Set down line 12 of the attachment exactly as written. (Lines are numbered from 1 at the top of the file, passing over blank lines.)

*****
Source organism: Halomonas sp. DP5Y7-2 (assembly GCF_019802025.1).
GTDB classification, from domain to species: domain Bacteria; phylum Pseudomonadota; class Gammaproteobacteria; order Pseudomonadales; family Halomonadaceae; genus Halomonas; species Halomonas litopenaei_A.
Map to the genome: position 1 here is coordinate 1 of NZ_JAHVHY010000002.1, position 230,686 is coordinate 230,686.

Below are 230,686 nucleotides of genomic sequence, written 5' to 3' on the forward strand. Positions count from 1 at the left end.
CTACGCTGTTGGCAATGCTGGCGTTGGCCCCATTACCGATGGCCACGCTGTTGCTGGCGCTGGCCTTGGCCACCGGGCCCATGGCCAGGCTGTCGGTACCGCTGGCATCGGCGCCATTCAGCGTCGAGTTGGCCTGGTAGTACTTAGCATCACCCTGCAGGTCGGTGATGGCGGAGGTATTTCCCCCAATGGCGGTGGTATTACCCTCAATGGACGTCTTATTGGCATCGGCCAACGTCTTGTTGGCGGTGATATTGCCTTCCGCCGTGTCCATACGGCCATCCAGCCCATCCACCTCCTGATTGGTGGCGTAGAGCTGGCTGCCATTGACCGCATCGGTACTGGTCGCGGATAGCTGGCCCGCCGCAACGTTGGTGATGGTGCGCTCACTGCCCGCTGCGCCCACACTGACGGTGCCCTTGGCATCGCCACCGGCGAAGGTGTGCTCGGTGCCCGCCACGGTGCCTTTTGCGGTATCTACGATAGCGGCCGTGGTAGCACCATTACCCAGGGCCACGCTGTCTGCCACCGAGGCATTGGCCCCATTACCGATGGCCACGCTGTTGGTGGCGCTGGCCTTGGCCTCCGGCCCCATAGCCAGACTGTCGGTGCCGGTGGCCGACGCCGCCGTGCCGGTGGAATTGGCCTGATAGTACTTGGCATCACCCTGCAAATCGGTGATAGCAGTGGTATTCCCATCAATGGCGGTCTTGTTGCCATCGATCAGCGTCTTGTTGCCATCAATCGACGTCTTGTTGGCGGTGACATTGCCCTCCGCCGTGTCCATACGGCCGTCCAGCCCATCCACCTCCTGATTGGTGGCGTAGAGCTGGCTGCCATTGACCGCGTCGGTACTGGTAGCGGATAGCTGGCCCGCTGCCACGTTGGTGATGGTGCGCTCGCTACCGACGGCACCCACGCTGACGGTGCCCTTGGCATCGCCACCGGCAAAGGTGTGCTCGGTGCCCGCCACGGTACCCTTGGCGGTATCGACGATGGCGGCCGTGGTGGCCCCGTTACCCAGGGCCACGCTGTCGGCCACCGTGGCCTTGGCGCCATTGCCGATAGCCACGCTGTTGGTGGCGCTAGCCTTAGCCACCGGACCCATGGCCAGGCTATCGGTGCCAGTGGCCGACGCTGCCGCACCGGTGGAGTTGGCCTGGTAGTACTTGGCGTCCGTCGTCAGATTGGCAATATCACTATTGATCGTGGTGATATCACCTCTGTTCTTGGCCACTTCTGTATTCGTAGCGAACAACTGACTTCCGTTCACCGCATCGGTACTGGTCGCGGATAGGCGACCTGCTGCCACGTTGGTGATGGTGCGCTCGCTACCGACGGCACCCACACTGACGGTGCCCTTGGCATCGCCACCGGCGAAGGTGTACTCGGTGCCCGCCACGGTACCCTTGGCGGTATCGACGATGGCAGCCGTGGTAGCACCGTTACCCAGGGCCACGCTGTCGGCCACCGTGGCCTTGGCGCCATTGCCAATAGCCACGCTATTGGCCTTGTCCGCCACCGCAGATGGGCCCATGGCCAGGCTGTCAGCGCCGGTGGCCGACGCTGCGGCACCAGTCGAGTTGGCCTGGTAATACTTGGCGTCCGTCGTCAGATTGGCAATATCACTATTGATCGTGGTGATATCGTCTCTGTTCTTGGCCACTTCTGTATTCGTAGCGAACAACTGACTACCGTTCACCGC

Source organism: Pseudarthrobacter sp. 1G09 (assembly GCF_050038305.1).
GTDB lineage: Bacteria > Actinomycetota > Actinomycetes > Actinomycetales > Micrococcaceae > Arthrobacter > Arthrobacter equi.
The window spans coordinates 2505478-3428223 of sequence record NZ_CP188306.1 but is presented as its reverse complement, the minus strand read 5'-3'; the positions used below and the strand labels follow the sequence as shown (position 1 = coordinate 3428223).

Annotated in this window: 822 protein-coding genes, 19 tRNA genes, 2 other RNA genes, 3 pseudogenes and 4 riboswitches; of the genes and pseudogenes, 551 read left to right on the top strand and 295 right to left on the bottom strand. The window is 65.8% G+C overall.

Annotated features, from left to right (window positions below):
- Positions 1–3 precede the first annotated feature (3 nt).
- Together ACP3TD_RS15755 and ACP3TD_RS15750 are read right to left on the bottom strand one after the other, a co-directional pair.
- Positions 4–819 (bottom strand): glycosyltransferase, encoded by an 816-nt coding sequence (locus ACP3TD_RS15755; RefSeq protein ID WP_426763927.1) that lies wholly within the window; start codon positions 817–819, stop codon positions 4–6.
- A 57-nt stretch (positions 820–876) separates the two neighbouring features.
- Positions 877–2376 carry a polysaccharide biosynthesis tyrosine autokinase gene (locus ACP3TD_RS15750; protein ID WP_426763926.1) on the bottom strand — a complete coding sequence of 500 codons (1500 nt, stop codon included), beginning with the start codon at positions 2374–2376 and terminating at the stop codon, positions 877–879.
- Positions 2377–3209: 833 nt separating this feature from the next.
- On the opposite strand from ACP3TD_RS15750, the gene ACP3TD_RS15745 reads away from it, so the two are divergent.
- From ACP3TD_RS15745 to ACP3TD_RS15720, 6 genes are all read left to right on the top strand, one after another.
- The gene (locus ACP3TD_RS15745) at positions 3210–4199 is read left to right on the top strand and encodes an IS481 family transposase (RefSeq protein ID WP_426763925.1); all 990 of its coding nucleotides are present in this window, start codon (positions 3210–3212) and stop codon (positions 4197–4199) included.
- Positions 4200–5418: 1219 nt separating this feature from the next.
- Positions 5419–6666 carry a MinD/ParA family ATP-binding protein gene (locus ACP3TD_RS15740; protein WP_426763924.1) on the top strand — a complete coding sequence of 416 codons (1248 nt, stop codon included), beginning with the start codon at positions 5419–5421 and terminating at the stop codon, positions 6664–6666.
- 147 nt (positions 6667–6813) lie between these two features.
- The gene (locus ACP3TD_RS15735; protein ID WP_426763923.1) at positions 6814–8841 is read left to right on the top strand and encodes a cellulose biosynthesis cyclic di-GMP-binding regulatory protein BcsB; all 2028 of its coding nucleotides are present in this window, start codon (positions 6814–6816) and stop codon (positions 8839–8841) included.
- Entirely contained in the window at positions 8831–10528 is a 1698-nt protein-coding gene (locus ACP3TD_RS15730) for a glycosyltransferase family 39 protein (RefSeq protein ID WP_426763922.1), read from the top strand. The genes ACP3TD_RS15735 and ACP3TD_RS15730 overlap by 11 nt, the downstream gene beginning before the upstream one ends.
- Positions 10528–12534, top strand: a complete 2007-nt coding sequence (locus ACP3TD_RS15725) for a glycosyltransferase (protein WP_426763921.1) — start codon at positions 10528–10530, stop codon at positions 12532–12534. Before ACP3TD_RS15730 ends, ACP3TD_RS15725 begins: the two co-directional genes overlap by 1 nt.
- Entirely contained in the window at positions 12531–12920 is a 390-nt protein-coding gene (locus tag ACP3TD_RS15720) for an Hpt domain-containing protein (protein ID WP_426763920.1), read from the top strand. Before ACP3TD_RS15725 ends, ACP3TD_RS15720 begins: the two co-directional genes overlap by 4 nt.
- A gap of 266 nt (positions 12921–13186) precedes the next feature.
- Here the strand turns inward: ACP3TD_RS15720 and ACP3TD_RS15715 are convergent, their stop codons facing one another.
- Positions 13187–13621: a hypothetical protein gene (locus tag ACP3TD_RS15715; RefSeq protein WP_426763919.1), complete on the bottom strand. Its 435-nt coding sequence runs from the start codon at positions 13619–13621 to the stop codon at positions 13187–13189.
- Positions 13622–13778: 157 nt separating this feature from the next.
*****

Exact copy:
- Together ACP3TD_RS15755 and ACP3TD_RS15750 are read right to left on the bottom strand one after the other, a co-directional pair.